FOR IMMEDIATE RELEASE
March 17, 2015
2015 APA Lemon-Aid New Vehicle Ratings
The Automobile Protection Association (APA) announced its 2015 new car ratings today, available in English on the Association’s website and published jointly with Protégez-Vous, Quebec’s French language consumer magazine.
The APA says that consumers are living large, as the industry comes off two years of record sales. Truck sales have taken off everywhere, and six out of 10 new vehicles sold last year were a Sport Utility Vehicle (SUV) or pickup truck. Even in Quebec, the province with the most loyal small-car following, combined sales of all classes of SUVs edged out compact cars. According to the APA, even the most frugal SUVs use about 20 percent more fuel than a compact car, but that doesn’t seem to be a problem with many buyers since fuel prices dropped. APA Director George Iny says consumers are looking for more features on their new vehicles. “All-wheel-drive, Bluetooth phone connectivity, heated seats, and a backup camera are features a new 2015 model is likely to have that your older car does not,” he says.
The APA says that the luxury market is expanding quickly, with new compact luxury sedans and SUVs from Mercedes, Audi, BMW and other brands. Iny says many customers for these vehicles never bought a luxury car before, “In fact they never even thought a European vehicle was within reach, but low interest rates and low monthly lease payments are pulling them in like never before.” The APA says that over the long-term, ownership of a European or American luxury model will undoubtedly have higher maintenance and repair costs than compact and midsize models cars.
Consumer debt increasing
According to the APA, interest rates as low as 0% for seven years have, essentially melted away consumer resistance to long auto loans. According to the APA, 84 months is now the standard length for auto loans from several manufacturers, and some buyers are stretching payments to 96 months. APA’s Iny says consumers can take on a lot of debt when they “upgrade” to a more expensive SUV or luxury vehicle without feeling the pain right away, because the monthly payment on an extra-long car loan is comparable to what they paid in the past for a shorter loan.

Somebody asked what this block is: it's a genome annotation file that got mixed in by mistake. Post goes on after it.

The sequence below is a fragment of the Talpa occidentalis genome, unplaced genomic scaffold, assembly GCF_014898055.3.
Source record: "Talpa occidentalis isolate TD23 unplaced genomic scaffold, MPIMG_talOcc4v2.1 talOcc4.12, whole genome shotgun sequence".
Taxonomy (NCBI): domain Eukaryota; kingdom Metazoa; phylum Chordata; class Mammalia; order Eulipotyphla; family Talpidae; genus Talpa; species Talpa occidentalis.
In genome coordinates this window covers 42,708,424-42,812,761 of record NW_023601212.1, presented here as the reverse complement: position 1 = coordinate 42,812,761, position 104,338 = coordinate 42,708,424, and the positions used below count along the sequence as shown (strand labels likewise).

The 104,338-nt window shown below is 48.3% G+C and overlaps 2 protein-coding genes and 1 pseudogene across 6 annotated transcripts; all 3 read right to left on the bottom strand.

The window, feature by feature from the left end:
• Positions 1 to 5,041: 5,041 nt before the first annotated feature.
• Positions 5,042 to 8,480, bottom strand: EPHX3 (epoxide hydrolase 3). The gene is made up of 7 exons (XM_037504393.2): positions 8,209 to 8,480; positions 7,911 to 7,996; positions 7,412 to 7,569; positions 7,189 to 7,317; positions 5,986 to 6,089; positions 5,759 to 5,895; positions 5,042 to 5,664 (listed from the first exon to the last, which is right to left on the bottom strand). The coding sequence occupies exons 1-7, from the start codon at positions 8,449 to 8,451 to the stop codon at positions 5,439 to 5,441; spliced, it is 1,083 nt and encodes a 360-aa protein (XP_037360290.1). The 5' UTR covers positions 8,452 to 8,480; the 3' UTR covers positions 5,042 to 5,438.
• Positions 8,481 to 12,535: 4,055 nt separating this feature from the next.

However, George Iny says problems can arise when a consumer wants to trade out of a vehicle early. “With extra-long car loans, the consumer will often owe more than the value of the vehicle. This “negative equity” is then hidden in the amount to finance on the consumer’s next vehicle,” he said.
According to the APA, negative equity is not just bad for the consumer – it’s also risky for dealers. Extra-long financing worsens the cyclical behaviour of car sales, making the highs higher, and eventually the lows lower.
What you can do
According to the APA, the cheapest solution is usually to keep your current vehicle well after the end of car payments. For consumers who want to replace their vehicles often, the APA recommends new car leasing for a term between 36 and 60 months. If you plan to finance for 84 months or longer, the APA recommends you stick with a vehicle with proven reliability and be realistic about how long you will hold on to it. APA’s Iny warns that getting out of a $0 down payment, 84 month loan early likely will result in money owing, which the dealer will add to the financing of your next vehicle.
The APA says that when it receives reports from consumers who are over their heads after refinancing an auto loan, the picture isn’t pretty. Consumers frequently relied on verbal representations by the seller that suggested securing the balance of their old loan on a new vehicle would be painless. The hangover starts when they examine the paperwork, and realise their loan obligation has ballooned beyond all reason.